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Meet Members of Nava’s Gender Equity ERG

Gender Equity is Nava’s largest Employee Resource Group. Learn more about what gender equity and community mean to these members.

Gender Equity is Nava’s largest Employee Resource Group. Learn more about what gender equity and community mean to these members.

Lauren Bermudez, Diversity and Inclusion Technical Recruiter

A photo of Lauren Bermudez holding bouquets of flowers.

Lauren Bermudez, Juntos co-lead and Diversity and Inclusion Technical Recruiter.

What does gender equity mean to you?

Gender equity is acknowledging that we do not live in an equitable society. That we must continue to learn and identify where those gaps are, as well as understand the history and social structures that led to where we are in the present. That we do not achieve true equality until gender minorities feel safe, empowered, and valued in their private lives, workplaces, and communities.

What makes you feel connected to your community?

I find strength and connection in celebrating multiple parts of my identity alongside my support groups of friends, colleagues, and family. I find comfort in conversations I have with others where I can speak freely about being a woman in 2021, and the beauty and hardships that come with that.

Who makes you proud of your community? Who is someone that inspires you when it comes to gender equity?

My grandmothers and my mom — their sacrifices and accomplishments make me incredibly proud to be Latina and part of such a beautiful community. My mother was the first in her family to go to college and become a physician. She only had that opportunity because my grandmother fiercely advocated for her education while she worked in a cannery. My grandmother on my father’s side worked as a seamstress in downtown Los Angeles for many years in order to support her five children and send them to college preparatory schools. I am inspired by their unyielding determination to give opportunities to their children that they themselves were unfairly denied. These heroes of mine are just a couple of the stories that make up the vibrant and storied history of Latinas in this country. I am humbled and empowered by their wisdom and guidance.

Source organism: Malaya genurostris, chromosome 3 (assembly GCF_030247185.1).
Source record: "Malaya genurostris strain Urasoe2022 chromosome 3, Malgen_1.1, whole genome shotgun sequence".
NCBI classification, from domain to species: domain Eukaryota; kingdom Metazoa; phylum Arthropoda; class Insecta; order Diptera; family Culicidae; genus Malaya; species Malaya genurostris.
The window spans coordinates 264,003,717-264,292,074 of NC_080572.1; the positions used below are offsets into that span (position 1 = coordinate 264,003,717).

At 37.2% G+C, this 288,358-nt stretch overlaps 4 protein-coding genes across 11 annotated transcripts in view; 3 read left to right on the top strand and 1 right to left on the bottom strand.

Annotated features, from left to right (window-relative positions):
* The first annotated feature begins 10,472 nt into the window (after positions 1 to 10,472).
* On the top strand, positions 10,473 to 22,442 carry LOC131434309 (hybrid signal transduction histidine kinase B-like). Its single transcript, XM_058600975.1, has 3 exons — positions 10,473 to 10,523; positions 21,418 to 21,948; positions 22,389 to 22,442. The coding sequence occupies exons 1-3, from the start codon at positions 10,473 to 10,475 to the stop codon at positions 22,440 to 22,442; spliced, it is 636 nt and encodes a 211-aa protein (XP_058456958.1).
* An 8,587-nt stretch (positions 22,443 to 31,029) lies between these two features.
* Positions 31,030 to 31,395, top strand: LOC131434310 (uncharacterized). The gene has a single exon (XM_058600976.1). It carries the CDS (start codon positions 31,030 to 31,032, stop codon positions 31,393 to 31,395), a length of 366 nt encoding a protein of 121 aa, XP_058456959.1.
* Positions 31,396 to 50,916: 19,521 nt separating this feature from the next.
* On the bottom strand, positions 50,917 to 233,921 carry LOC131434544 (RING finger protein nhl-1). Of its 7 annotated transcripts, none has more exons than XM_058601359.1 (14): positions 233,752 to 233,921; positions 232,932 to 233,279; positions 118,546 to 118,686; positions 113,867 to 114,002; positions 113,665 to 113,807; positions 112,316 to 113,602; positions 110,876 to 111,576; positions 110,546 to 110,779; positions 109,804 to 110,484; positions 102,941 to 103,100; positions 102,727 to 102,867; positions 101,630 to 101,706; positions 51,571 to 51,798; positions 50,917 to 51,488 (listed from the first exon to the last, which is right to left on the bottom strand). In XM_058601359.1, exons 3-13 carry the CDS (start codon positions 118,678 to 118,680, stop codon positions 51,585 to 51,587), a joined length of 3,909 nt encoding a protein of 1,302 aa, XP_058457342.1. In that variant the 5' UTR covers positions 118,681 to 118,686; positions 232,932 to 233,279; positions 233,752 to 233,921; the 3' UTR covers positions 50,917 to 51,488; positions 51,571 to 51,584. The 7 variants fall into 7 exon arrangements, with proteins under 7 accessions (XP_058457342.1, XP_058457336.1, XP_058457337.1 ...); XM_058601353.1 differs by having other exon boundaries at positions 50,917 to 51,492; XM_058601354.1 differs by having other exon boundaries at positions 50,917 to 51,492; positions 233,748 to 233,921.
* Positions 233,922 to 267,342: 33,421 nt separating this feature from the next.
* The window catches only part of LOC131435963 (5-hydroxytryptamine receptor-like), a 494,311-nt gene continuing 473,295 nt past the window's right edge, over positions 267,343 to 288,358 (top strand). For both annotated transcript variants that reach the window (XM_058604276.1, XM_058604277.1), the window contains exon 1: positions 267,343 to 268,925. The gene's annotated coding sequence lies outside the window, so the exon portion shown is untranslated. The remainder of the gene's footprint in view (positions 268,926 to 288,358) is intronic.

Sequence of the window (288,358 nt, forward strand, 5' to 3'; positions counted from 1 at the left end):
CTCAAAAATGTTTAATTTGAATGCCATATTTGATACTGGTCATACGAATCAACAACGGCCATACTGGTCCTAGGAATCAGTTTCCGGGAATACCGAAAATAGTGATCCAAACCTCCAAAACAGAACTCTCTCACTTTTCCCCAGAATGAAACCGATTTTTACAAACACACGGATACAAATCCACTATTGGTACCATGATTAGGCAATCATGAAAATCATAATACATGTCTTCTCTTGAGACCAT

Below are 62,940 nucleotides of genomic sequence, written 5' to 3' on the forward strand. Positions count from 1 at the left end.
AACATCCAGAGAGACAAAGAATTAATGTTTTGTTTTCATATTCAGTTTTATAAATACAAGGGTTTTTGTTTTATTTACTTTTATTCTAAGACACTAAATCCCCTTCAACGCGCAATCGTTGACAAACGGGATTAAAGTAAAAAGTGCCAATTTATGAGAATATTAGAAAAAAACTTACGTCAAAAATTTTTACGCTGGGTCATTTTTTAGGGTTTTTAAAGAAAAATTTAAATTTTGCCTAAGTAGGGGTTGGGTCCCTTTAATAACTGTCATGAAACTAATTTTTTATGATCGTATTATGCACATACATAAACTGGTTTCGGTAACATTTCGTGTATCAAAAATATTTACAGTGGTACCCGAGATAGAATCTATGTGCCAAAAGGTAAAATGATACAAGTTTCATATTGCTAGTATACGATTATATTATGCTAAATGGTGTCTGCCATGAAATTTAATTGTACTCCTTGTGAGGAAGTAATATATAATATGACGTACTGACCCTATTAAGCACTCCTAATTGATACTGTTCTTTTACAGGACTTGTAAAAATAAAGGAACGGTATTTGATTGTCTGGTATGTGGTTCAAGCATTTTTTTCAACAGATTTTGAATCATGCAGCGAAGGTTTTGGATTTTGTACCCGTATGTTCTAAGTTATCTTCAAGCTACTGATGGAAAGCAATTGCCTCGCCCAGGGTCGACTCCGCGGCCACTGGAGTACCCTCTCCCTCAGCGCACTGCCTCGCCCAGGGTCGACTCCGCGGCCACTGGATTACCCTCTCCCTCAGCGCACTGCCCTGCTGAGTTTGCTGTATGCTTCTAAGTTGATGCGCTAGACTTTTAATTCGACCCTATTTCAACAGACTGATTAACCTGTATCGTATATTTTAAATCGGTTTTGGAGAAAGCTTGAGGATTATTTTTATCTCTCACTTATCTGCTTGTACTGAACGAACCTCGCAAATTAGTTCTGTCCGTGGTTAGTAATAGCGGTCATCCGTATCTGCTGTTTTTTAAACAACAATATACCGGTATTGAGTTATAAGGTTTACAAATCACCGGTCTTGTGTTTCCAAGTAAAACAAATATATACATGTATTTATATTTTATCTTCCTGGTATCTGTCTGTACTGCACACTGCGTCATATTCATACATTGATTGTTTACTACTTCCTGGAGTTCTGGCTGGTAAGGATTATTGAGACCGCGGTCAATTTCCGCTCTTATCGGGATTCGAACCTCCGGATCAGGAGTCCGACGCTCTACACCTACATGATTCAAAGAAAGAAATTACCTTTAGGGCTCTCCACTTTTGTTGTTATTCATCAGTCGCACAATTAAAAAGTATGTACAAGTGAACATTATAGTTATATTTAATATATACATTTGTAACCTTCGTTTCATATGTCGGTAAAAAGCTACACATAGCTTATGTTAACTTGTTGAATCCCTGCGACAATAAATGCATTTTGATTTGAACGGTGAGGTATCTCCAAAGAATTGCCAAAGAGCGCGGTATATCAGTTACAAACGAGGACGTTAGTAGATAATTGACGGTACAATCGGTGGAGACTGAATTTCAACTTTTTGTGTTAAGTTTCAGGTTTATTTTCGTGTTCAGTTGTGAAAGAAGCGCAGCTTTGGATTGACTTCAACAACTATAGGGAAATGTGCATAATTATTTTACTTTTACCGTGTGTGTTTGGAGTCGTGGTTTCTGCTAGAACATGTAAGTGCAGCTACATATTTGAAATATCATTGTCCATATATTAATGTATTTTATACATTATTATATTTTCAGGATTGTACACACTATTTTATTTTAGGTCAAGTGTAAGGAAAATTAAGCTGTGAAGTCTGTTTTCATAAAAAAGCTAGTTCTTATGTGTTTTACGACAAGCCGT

Daniella DeVera, Designer/Researcher and Design Manager

A headshot of Daniella DeVera standing in front of a bookshelf.

What does gender equity mean to you?

It means acknowledging that people who don’t identify as cisgender men are too often undervalued and treated inequitably. It also means advocating for structural change towards building equity and identifying where we can support and celebrate traditionally oppressed groups.

What makes you feel connected to your community?

I find myself in a number of different communities, based on how I identify and also what I spend my time doing. I find connection through sharing experiences (good and bad!) and being genuine and vulnerable with others, especially when it comes to navigating the intersectionality of one’s identity. It’s powerful and beautiful.

Who is someone that inspires you when it comes to gender equity?

I am constantly inspired by acts small and large. Right now, I’m inspired by one of our designers who has been advocating for more equitable form fields on a project. I’m also inspired lately by bell hooks as I read through some of her works, and by Silvia Federici as I think about the value of domestic labor.

Afia Genfi, Delivery Manager

A picture of Afia Genfi standing on a balcony with a city skyline behind her.

What does gender equity mean to you?

Gender equity means that factors like gender and its intersectionality between race and socioeconomic status are no longer determinants of what you can or cannot achieve, both personally and professionally.

What makes you feel connected to your community?

Mentorship makes me feel connected to my community. Sharing ideas, laughs, personal and professional journeys, and aspirations with dynamic women from all walks of life often evoke feelings of joy and connectedness for me.

Who makes you proud of your community? Who is someone that inspires you when it comes to gender equity?

I’m often inspired by women who have lived life boldly by challenging societal norms in the fight for both gender and racial equality. Despite numerous obstacles, Black women have made incremental strides that oftentimes do not benefit them directly but positively impact their daughters, nieces, and granddaughters. I think of women like my mother, aunts, and grandmother. Their passion and commitment to creating a more equitable society inspires me every day to continue the work towards gender equity.

Ivana Ng, VP of Product

A photo of Ivana Ng sitting with her orange cat with a bookshelf behind her.

What does gender equity mean to you?